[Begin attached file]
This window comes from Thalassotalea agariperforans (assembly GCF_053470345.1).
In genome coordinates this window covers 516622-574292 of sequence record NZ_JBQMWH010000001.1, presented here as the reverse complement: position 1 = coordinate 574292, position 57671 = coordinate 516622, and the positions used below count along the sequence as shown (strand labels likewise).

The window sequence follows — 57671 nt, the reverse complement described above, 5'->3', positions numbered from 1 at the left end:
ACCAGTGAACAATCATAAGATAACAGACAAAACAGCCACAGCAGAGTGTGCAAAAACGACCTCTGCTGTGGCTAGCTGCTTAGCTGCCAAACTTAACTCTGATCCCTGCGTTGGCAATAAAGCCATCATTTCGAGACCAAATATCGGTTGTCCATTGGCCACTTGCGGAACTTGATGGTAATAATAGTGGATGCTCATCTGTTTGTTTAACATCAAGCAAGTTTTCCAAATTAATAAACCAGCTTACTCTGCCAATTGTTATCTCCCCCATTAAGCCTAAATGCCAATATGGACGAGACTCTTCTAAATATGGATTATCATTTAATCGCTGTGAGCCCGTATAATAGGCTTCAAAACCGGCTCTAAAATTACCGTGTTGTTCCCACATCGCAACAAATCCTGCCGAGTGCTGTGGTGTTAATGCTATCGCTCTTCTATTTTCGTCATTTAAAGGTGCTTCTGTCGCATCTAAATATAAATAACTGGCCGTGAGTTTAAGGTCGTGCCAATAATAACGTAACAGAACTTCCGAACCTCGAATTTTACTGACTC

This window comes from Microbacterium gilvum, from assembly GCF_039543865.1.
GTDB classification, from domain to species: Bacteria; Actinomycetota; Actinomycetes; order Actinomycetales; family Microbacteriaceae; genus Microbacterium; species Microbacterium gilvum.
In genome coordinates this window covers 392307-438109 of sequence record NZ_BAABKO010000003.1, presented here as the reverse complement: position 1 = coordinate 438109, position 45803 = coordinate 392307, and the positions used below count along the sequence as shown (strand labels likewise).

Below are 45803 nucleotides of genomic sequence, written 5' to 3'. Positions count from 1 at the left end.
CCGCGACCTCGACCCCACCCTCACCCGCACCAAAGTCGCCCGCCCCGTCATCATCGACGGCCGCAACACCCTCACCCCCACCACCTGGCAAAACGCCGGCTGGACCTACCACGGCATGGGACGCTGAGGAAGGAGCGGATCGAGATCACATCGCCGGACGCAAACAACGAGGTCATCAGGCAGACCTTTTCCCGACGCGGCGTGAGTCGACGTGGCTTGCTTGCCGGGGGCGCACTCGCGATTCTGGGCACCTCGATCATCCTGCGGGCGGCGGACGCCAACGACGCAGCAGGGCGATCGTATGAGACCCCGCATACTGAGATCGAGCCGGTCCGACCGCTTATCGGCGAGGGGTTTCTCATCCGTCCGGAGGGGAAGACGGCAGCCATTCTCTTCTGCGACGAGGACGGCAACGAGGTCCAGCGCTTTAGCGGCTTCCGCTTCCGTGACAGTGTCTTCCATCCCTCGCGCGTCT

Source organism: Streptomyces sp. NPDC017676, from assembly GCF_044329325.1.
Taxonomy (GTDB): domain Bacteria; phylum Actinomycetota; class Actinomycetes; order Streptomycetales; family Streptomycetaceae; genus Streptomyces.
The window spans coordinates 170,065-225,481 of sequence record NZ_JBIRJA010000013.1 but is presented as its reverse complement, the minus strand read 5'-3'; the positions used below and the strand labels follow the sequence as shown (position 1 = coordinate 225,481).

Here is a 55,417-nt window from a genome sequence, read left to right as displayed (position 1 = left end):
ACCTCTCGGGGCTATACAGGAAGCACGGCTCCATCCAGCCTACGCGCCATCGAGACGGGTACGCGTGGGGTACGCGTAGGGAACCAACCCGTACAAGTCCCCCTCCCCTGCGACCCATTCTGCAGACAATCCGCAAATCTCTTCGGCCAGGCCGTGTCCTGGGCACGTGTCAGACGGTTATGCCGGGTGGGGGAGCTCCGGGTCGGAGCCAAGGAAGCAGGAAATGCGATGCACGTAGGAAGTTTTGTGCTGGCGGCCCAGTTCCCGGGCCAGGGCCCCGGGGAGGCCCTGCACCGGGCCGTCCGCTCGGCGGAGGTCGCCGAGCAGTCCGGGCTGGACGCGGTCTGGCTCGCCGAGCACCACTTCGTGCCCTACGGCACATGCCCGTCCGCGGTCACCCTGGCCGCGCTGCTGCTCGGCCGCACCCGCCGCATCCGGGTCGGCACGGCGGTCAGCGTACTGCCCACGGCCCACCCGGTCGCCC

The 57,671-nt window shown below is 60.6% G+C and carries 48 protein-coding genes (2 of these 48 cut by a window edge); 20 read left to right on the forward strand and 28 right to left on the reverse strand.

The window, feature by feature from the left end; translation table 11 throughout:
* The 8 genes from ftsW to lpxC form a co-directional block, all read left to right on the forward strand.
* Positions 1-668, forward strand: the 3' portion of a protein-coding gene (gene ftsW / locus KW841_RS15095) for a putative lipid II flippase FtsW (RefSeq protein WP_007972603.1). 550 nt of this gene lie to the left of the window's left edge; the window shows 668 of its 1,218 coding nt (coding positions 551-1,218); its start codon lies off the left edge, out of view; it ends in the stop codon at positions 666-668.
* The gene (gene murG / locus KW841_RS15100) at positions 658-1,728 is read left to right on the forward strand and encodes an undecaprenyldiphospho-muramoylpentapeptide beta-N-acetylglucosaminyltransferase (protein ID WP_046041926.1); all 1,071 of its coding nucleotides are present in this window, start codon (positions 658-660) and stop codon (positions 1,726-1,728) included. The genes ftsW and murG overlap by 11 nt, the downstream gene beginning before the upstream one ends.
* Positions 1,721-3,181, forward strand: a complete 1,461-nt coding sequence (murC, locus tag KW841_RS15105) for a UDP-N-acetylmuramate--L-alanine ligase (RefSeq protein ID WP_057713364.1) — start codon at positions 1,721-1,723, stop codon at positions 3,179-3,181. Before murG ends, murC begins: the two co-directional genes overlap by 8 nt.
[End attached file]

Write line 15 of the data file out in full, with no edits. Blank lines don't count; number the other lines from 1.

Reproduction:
The 57,671-nt window shown below is 60.6% G+C and carries 48 protein-coding genes (2 of these 48 cut by a window edge); 20 read left to right on the forward strand and 28 right to left on the reverse strand.